Egat seeks power plan nod
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Egat seeks power plan nod

Egat's gas-fired South Bangkok power plant in Samut Prakan.
Egat's gas-fired South Bangkok power plant in Samut Prakan.

The state-run Electricity Generating Authority of Thailand (Egat) expects the cabinet to approve its plan to boost power generation capacity at its gas-fired South Bangkok facility in Samut Prakan after the plan recently went through a public hearing.

Additional capacity is needed as some generators were decommissioned and the Egat needs to ensure there will be enough electricity for Bangkok residents.

Demand for electricity in the capital and neighbouring provinces accounts for 50% of the country's total demand of 34,000 megawatts.

Egat plans to build three new power generation facilities, with combined capacity of 2,490MW, adding to the existing capacity of 1,232MW at the South Bangkok power plant.

The new generators have been approved by environmental authorities, enabling Egat to hold a public hearing and then submit a public response report to the cabinet to ask it for the final say, Piyanuch Klansorn, the Energy Regulatory Commission's director for environment and energy industry monitoring, said.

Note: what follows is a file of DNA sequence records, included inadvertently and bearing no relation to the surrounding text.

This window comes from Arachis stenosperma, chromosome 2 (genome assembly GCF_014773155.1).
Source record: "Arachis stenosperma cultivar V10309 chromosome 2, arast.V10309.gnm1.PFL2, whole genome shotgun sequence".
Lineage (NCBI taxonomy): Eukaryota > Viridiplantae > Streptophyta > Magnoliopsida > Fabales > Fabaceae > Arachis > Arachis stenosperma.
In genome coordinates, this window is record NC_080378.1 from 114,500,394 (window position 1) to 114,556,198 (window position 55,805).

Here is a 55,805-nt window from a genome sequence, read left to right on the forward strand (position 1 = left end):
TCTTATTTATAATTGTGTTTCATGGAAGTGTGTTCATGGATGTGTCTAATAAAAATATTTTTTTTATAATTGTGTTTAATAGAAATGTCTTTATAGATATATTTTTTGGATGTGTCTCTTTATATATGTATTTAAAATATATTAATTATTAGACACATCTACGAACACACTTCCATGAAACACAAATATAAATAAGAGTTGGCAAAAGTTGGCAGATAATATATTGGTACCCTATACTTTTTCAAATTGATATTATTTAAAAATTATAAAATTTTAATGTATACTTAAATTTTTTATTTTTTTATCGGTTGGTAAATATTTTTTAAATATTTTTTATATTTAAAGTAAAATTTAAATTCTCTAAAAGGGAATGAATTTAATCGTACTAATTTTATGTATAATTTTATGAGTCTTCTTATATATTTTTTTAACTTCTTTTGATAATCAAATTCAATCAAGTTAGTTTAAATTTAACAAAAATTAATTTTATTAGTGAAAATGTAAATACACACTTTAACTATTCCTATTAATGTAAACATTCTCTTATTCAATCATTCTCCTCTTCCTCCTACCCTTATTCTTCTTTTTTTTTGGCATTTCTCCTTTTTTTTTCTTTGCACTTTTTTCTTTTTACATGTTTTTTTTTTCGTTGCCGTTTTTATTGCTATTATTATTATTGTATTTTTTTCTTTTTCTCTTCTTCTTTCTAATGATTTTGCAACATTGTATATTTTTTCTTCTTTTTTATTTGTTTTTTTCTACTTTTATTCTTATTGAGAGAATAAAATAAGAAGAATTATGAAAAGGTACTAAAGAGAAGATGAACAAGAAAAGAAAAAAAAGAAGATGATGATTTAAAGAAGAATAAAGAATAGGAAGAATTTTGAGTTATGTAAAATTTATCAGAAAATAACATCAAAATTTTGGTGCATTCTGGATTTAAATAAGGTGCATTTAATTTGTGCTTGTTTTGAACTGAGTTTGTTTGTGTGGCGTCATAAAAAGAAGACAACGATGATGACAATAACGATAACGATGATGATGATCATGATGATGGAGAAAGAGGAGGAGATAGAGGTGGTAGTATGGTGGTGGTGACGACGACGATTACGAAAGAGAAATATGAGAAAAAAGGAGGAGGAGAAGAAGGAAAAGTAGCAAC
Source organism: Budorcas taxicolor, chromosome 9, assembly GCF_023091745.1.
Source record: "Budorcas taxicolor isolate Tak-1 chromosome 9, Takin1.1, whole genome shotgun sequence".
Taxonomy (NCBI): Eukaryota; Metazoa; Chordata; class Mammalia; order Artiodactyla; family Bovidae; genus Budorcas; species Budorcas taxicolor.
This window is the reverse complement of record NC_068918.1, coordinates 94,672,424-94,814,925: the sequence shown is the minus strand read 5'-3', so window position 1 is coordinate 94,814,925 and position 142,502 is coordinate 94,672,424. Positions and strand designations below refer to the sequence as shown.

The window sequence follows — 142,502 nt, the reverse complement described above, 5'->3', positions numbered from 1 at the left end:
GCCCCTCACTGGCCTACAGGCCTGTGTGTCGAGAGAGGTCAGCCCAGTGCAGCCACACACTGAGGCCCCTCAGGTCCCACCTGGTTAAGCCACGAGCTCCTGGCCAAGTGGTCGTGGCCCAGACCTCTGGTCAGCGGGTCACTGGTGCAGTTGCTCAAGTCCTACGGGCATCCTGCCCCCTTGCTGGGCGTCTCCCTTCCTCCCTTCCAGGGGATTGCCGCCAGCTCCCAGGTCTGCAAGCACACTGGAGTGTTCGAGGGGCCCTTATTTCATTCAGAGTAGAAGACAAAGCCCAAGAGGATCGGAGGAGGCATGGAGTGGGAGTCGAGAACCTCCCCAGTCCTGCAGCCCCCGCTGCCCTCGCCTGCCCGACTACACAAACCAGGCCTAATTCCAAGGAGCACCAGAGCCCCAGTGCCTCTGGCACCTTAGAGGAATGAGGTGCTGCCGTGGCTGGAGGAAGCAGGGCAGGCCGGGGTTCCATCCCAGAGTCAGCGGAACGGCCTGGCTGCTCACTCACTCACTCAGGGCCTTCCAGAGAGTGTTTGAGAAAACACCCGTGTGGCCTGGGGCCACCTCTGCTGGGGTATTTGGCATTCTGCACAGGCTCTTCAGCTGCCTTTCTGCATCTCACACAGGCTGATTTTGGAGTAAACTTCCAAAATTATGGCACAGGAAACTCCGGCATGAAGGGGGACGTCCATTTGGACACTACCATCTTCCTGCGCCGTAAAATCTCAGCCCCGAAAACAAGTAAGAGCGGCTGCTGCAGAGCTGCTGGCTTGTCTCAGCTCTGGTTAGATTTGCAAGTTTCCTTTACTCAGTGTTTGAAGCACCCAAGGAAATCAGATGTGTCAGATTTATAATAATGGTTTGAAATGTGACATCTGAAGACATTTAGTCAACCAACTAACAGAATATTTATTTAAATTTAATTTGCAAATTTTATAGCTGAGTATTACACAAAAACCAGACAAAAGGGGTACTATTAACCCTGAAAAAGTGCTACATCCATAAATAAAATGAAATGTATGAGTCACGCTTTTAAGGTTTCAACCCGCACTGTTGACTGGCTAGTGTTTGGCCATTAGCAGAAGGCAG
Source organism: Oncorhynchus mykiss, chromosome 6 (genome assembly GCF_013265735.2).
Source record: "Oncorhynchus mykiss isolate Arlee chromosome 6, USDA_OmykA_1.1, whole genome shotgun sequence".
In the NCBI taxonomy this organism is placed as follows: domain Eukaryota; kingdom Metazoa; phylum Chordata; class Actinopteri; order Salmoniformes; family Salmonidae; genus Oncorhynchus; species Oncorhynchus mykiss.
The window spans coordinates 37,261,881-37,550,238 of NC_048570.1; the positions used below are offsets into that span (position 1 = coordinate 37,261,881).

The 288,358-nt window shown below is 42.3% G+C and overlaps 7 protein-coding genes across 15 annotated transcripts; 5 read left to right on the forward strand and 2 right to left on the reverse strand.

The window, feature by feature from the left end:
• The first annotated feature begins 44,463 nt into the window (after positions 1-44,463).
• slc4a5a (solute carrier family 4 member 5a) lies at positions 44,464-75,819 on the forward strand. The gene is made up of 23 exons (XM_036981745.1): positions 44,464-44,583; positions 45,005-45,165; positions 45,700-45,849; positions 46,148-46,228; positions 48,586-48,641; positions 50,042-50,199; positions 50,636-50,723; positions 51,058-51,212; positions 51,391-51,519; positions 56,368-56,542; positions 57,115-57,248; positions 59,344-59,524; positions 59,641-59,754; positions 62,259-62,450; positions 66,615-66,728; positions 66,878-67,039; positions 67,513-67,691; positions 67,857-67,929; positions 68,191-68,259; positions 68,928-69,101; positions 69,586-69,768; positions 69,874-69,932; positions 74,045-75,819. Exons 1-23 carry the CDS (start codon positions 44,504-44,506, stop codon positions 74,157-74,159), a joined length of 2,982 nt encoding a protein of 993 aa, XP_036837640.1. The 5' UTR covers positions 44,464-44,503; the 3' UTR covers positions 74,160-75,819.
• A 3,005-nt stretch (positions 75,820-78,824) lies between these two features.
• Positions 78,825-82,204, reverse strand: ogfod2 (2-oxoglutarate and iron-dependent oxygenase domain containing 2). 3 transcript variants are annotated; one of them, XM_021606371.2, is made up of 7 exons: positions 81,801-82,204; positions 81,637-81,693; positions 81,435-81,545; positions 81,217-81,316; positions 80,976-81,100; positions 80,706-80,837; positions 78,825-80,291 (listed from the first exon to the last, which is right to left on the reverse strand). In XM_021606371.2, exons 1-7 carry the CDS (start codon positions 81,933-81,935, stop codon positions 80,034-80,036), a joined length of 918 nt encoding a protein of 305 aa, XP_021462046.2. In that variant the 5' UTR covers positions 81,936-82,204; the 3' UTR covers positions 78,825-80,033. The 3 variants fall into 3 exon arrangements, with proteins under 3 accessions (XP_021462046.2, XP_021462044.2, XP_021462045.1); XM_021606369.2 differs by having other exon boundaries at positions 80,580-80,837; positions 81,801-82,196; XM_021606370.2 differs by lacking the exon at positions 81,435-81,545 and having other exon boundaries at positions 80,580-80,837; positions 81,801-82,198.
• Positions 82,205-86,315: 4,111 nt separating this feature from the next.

The public consultation, which was organised online on Sept 17, involved 500 local people, energy authorities and officials at Phuchao Saming Phray Tambon Administration Organisation.

Somsak Kaewsena, chief of Samut Prakan's Muang district, said locals were interested in this project and provided some good ideas regarding the management of the new generators.

According to Egat, it needs 50.8 billion baht to develop the new generators.

The authority plans to ask the cabinet to approve the project next year and once it is given the green light, construction of the facilities will commence in the second half of 2024.

The new generators are scheduled to start operation between 2026 and 2027.

Egat decommissioned two generators, one with capacity of 338MW and the other with 629MW, in 2020 and 2022, respectively.

The authority insisted there was a need to boost the capacity to ensure there will be enough electricity for residents of Bangkok.

Thailand's power generation capacity in reserve is currently only 30% of total capacity, so the country needs to secure more power supply, said Egat.

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